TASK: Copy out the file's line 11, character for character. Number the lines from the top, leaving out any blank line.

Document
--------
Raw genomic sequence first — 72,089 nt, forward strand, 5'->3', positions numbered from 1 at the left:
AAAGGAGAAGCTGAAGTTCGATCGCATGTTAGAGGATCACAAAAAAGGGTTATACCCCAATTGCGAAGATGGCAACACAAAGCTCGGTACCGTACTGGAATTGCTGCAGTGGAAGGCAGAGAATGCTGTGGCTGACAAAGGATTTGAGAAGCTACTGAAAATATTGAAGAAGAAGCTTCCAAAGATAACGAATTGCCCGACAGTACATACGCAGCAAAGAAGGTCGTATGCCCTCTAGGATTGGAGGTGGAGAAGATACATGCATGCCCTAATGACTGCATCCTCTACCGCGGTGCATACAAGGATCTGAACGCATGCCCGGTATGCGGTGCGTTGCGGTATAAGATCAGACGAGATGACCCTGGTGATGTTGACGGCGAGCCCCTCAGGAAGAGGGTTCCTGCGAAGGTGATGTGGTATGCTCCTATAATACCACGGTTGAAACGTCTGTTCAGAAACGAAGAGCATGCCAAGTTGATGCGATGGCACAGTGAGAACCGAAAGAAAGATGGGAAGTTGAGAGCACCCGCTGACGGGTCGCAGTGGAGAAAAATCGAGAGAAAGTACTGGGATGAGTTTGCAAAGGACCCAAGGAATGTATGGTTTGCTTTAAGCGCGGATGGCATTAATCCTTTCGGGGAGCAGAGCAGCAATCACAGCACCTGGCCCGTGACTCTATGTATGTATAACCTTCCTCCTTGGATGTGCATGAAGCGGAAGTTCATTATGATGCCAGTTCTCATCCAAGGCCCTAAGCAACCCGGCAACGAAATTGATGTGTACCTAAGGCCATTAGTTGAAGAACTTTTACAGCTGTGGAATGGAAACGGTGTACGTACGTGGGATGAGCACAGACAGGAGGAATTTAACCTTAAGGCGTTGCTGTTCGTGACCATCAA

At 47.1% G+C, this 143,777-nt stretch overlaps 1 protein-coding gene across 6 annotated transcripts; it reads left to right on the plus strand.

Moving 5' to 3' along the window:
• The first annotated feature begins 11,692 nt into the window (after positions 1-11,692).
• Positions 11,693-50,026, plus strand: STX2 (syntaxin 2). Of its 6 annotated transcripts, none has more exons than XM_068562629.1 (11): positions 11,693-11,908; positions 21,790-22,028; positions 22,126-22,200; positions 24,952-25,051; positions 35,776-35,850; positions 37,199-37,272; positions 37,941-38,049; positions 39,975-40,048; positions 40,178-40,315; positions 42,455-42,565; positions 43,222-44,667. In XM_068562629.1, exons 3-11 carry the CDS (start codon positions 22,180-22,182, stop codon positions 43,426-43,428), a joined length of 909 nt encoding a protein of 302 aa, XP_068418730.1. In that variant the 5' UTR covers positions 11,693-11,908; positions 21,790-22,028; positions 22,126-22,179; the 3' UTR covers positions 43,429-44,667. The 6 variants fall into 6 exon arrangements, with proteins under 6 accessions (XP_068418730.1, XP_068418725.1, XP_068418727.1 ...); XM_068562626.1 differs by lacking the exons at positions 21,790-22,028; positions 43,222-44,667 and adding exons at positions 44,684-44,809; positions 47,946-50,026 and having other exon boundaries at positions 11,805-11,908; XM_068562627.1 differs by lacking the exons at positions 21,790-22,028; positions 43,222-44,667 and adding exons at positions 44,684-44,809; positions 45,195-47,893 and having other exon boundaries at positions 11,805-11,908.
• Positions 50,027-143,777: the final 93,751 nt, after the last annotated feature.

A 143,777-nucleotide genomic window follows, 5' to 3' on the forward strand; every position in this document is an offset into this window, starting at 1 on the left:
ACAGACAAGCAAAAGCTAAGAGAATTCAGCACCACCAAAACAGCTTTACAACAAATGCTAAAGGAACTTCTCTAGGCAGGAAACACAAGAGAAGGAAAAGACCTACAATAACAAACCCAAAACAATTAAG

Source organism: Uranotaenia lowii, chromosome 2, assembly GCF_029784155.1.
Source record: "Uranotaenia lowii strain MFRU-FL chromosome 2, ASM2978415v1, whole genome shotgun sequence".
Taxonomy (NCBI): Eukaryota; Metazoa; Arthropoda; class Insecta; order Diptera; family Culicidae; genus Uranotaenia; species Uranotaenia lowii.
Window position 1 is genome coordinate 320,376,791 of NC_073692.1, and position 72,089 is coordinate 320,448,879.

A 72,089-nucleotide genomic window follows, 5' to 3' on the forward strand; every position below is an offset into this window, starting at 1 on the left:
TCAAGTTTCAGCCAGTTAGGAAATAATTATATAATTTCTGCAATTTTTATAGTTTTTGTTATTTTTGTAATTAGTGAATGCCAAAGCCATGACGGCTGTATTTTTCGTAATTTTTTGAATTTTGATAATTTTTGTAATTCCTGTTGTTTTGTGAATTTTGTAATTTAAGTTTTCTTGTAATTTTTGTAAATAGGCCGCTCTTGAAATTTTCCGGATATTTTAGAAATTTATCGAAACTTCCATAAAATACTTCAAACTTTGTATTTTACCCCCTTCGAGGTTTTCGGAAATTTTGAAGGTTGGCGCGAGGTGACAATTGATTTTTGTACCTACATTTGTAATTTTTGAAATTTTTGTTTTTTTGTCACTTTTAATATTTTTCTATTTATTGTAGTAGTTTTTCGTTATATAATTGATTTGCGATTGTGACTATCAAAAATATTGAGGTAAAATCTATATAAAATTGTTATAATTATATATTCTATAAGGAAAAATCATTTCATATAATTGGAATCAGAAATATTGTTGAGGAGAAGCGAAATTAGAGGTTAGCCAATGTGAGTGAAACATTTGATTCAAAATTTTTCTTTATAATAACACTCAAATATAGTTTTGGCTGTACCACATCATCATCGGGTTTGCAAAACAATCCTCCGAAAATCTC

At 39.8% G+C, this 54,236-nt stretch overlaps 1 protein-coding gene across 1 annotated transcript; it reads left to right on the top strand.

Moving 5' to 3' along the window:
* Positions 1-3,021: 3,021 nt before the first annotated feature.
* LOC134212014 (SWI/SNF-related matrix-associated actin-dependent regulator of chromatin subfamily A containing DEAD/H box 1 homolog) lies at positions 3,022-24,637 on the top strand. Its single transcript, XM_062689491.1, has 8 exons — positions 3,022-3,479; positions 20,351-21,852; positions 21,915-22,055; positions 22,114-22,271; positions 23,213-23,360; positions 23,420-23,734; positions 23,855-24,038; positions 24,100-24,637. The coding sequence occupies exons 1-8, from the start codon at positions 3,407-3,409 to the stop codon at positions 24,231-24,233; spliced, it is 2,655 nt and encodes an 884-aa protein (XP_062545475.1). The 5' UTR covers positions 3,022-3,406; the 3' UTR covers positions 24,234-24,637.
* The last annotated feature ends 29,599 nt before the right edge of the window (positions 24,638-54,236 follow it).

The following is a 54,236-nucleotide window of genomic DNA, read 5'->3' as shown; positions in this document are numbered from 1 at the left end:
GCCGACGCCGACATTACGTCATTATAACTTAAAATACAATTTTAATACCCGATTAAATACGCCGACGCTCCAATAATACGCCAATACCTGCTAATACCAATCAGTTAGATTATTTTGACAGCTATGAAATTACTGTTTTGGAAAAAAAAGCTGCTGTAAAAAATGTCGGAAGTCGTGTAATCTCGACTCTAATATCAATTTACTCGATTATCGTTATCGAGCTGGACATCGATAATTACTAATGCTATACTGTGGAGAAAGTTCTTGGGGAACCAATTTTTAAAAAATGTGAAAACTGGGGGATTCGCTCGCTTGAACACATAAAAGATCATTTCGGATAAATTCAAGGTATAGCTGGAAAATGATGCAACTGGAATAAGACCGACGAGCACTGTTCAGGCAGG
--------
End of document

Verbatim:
Source record: "Uranotaenia lowii strain MFRU-FL chromosome 2, ASM2978415v1, whole genome shotgun sequence".